As you may have seen / read already all over the place Habitat Jam is now closed already and ready to move on to the next stage, which is engaging further into the different conversations that have been taking place over the course of the 72 hours that it last. I have been able to participate on some of those different discussions and also to share a thought or two of my own in a couple of the forums and I can honestly say that if it was flagged as the event of the year it didn’t fall short of the expectations, for sure. Thousands and thousands of visits and further comments have populated the event throughout and it is now time to let it sink, digest it and pick things further from there on to the next level.
There have been lots of discussions that I thoroughly enjoyed following up on but there has been one in particular that grabbed my attention from moment one and that was the one on Should Access to Information Technology Be a Human Right? What a fantastic discussion, folks! I am sure you will be reading it eventually but I just wanted to let you know my two cents worth of comments as I feel it is worth while mentioning elsewhere and engage into further conversations.
While I have followed the thread I kept on thinking that if that same Jam article would have been shared a few years back, like five years or so, we would all be agreeing with that particular statement where we would consider access to IT as a right for a few and nothing else. However, things have changed a lot since that particular time. We now have got the possibility that having access to IT is becoming more and more inexpensive and as such it takes no effort to get up and running and have access to different online resources, which in most cases would be available for free but still with the quality we would be asking for to engage further with it. Yes, folks, that Web 2.0 we have all been dreaming about (And weblogged about for quite some time, too !) and which is making the Internet much more resourceful and interesting to participate in the actual conversations than ever before.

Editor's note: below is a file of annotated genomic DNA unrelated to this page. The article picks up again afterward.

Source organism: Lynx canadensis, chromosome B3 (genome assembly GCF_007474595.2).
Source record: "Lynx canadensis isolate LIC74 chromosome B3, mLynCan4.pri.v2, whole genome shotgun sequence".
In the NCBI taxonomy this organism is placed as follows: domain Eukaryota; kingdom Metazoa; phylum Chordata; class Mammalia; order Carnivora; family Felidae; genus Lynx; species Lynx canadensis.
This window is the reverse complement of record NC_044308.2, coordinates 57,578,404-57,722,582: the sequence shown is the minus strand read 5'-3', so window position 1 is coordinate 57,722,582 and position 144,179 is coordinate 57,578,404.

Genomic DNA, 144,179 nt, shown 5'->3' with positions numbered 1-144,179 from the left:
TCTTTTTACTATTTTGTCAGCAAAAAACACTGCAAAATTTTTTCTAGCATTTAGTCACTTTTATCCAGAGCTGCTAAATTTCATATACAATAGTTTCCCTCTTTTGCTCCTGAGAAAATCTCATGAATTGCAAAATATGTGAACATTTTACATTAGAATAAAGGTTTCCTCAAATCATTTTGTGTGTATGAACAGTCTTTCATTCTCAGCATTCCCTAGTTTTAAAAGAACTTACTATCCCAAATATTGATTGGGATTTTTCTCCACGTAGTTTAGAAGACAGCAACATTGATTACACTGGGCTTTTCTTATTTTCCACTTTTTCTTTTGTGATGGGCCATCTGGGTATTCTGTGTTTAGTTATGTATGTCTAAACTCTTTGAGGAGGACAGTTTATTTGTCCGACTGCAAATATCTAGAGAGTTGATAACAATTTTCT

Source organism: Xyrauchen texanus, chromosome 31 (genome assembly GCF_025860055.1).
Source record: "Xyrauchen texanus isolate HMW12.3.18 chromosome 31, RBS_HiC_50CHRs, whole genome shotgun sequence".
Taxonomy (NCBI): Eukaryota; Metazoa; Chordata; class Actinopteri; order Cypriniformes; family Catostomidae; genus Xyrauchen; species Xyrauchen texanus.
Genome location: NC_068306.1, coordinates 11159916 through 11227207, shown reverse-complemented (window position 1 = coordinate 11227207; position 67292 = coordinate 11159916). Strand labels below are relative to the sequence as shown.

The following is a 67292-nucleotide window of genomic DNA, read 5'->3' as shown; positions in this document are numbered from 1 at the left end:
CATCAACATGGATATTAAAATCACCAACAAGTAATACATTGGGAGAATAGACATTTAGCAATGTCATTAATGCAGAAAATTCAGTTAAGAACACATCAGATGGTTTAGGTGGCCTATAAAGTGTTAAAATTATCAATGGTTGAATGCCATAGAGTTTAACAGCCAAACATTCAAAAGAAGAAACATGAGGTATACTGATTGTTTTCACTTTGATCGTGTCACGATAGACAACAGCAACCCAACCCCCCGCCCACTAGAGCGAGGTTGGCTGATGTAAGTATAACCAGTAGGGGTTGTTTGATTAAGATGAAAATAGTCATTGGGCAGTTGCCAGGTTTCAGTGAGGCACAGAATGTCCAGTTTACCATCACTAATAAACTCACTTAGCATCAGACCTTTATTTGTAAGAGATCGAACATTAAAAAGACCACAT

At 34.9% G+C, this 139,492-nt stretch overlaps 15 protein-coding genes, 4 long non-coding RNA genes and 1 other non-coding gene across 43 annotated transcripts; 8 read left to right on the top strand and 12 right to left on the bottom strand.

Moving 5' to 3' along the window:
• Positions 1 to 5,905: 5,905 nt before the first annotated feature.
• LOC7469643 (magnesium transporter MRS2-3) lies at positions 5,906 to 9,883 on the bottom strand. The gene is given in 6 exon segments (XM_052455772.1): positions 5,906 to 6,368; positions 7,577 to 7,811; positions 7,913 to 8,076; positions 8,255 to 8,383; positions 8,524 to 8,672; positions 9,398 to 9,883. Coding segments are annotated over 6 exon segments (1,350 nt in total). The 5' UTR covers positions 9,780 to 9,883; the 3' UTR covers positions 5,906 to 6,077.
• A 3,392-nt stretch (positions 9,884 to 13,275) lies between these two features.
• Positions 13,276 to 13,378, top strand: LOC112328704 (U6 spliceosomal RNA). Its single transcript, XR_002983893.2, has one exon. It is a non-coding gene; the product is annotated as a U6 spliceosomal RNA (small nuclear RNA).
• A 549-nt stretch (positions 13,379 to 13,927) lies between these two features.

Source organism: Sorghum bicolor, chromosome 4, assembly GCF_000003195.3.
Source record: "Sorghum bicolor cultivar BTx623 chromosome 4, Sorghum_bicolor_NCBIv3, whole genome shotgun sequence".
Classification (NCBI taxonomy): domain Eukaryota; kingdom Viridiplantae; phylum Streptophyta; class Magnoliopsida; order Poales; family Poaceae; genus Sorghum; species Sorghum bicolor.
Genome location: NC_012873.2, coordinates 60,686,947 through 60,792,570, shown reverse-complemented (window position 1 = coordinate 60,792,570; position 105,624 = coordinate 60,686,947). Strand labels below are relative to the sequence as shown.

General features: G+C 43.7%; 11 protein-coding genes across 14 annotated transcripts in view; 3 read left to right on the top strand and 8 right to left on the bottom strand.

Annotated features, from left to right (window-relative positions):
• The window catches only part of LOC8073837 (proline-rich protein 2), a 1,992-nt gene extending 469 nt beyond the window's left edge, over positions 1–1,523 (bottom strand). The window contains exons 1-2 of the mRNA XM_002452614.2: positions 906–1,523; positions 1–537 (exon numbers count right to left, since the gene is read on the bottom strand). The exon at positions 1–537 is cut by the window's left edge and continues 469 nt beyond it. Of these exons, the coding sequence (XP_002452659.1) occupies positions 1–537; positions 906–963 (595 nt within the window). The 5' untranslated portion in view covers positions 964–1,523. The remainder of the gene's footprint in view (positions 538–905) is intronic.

And it looks like we may have done that already, because if before we didn’t take for granted having access to IT as a right, we certainly are taking it for granted now. And that is what Web 2.0 does to you. Accessibility to the information with a very inexpensive method has now become the common rule and although it has been mentioned how even then most people may still not have the possibility of having access to those some online resources it would be a wonderful opportunity for local governments, specially, to start fostering the creation of different IT Centres with the right level of equipment and which would allow those with the least possibilities to have access to the Information Highway to then make it happen and eventually help them become self sufficient. Those locally sponsored centres could very well be the ones that would help shape our short-, medium- and long-term future by allowing the highest number of people possible have access to the right information at the right time and with the right context. Because, after all …